Please, help us to better know about our user community by answering the following short survey:
Eigen  3.3.9
Using STL Containers with Eigen

Executive summary

Using STL containers on fixed-size vectorizable Eigen types, or classes having members of such types, requires taking the following two steps:

These issues arise only with fixed-size vectorizable Eigen types and structures having such Eigen objects as member. For other Eigen types, such as Vector3f or MatrixXd, no special care is needed when using STL containers.

Using an aligned allocator

STL containers take an optional template parameter, the allocator type. When using STL containers on fixed-size vectorizable Eigen types, you need tell the container to use an allocator that will always allocate memory at 16-byte-aligned locations. Fortunately, Eigen does provide such an allocator: Eigen::aligned_allocator.

For example, instead of

std::map<int, Eigen::Vector4f>

you need to use

std::map<int, Eigen::Vector4f, std::less<int>,

Note that the third parameter "std::less<int>" is just the default value, but we have to include it because we want to specify the fourth parameter, which is the allocator type.

The case of std::vector

The situation with std::vector was even worse (explanation below) so we had to specialize it for the Eigen::aligned_allocator type. In practice you must use the Eigen::aligned_allocator (not another aligned allocator), and #include <Eigen/StdVector>.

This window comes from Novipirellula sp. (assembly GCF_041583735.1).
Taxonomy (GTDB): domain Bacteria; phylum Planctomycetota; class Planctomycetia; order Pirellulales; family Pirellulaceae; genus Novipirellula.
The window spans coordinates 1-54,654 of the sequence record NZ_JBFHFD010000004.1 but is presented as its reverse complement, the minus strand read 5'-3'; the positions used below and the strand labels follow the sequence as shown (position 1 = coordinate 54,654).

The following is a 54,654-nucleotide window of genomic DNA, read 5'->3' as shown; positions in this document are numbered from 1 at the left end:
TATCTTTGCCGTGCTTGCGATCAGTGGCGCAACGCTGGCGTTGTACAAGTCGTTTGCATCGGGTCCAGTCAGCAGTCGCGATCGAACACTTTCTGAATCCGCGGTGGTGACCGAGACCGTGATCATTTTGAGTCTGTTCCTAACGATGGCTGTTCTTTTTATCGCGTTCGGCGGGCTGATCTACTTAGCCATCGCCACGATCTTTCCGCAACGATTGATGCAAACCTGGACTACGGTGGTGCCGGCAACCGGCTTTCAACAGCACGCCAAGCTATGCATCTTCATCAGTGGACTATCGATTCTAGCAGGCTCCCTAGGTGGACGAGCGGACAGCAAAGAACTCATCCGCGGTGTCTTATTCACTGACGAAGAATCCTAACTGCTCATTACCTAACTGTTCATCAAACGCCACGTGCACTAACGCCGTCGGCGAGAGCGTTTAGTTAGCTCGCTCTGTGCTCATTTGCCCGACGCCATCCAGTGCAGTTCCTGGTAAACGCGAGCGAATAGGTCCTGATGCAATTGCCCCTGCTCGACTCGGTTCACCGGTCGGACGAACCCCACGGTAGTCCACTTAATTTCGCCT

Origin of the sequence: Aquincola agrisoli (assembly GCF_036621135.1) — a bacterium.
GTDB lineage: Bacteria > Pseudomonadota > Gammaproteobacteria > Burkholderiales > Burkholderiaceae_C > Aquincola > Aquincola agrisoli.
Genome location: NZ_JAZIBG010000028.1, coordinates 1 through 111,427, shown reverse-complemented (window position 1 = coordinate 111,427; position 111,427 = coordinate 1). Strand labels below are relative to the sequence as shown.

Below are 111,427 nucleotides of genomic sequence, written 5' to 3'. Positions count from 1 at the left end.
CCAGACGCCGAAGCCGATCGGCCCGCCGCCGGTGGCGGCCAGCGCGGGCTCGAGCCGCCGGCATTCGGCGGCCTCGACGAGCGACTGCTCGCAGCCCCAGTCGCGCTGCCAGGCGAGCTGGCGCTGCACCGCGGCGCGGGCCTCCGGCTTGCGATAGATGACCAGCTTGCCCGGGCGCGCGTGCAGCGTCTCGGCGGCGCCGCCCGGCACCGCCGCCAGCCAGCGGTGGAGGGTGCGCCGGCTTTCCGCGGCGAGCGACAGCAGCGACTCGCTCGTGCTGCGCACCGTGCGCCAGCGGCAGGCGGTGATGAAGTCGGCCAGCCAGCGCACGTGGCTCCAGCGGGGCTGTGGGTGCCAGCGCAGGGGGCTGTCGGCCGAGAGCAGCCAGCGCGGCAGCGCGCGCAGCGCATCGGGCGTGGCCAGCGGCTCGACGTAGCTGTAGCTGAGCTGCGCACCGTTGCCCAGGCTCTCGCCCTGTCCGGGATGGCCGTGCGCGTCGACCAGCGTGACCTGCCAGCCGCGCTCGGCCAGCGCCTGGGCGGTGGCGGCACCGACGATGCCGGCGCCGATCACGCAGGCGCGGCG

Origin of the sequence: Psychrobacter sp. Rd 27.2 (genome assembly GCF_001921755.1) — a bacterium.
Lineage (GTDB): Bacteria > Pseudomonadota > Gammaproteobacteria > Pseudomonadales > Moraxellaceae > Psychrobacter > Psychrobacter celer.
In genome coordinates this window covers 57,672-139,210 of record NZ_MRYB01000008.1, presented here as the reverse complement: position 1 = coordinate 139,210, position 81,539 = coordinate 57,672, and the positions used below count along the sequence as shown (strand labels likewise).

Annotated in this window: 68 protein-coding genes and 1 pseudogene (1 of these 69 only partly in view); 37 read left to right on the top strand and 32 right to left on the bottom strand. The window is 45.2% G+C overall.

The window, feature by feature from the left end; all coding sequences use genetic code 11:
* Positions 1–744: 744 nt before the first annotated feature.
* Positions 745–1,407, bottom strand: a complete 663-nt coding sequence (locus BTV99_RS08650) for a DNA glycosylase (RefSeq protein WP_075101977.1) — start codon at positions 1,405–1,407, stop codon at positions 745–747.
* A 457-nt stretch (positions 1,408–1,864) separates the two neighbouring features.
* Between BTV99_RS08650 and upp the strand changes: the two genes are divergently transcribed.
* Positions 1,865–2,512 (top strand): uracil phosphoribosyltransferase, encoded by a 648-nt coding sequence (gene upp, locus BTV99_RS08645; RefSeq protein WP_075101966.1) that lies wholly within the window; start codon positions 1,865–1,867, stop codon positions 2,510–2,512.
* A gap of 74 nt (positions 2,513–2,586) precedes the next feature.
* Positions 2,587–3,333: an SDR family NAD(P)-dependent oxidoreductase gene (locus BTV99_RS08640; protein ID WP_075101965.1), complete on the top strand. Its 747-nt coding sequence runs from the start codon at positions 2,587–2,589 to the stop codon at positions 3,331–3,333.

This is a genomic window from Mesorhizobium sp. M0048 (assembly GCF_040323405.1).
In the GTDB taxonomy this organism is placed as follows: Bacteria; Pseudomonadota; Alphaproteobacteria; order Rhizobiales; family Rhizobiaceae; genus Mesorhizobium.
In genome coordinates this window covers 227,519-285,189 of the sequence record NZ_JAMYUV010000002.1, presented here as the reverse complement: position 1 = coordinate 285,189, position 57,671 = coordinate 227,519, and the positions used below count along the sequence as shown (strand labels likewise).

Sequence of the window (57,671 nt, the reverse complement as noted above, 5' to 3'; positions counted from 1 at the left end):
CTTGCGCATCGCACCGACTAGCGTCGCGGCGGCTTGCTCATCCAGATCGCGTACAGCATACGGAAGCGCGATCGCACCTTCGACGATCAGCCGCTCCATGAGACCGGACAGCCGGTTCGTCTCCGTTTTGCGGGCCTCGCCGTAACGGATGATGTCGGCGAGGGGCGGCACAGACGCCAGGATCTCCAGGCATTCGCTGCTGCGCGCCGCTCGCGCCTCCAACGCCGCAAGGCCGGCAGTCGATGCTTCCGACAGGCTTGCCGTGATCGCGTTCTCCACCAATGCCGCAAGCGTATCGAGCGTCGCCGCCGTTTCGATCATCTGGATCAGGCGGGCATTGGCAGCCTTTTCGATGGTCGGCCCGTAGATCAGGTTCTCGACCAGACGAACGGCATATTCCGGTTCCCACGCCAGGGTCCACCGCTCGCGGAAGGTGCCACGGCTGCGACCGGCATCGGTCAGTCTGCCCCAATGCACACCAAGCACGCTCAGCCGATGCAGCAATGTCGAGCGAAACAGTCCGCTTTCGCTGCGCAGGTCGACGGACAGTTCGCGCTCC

Here is an example:

/* ... */
std::vector<Eigen::Vector4f,Eigen::aligned_allocator<Eigen::Vector4f> >

An alternative - specializing std::vector for Eigen types

As an alternative to the recommended approach described above, you have the option to specialize std::vector for Eigen types requiring alignment. The advantage is that you won't need to declare std::vector all over with Eigen::allocator. One drawback on the other hand side is that the specialization needs to be defined before all code pieces in which e.g. std::vector<Vector2d> is used. Otherwise, without knowing the specialization the compiler will compile that particular instance with the default std::allocator and you program is most likely to crash.

Here is an example:

/* ... */

Explanation: The resize() method of std::vector takes a value_type argument (defaulting to value_type()). So with std::vector<Eigen::Vector4f>, some Eigen::Vector4f objects will be passed by value, which discards any alignment modifiers, so a Eigen::Vector4f can be created at an unaligned location. In order to avoid that, the only solution we saw was to specialize std::vector to make it work on a slight modification of, here, Eigen::Vector4f, that is able to deal properly with this situation.

STL compatible allocator to use with types requiring a non standrad alignment.
Definition: Memory.h:722